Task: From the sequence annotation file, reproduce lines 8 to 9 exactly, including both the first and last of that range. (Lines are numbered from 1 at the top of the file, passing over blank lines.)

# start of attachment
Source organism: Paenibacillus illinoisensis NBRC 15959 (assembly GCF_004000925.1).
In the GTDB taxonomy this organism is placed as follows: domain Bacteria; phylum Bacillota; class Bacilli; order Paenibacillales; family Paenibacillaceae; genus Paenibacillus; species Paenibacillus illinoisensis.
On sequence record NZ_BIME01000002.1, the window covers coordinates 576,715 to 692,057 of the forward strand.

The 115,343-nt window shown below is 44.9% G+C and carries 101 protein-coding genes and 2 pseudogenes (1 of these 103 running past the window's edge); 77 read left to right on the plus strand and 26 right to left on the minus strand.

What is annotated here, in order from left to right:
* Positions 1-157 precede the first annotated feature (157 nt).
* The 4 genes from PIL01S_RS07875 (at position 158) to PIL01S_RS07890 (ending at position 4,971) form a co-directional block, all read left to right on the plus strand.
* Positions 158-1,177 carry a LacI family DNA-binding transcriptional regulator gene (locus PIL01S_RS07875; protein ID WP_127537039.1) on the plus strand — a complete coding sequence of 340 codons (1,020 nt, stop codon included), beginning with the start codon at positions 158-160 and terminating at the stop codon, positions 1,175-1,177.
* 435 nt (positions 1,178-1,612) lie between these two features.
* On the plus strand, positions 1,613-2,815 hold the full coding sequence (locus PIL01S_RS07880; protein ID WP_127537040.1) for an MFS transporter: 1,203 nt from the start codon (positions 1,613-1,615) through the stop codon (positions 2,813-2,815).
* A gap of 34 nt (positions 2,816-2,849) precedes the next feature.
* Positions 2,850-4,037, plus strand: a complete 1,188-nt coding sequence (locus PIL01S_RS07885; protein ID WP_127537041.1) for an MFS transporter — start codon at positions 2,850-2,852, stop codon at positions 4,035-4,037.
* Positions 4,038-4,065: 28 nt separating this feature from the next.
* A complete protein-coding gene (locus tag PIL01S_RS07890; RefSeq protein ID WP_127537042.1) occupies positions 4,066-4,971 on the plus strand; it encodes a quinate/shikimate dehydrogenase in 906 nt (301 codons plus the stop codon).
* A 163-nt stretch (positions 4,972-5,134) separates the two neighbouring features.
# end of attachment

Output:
* Positions 158-1,177 carry a LacI family DNA-binding transcriptional regulator gene (locus PIL01S_RS07875; protein ID WP_127537039.1) on the plus strand — a complete coding sequence of 340 codons (1,020 nt, stop codon included), beginning with the start codon at positions 158-160 and terminating at the stop codon, positions 1,175-1,177.
* 435 nt (positions 1,178-1,612) lie between these two features.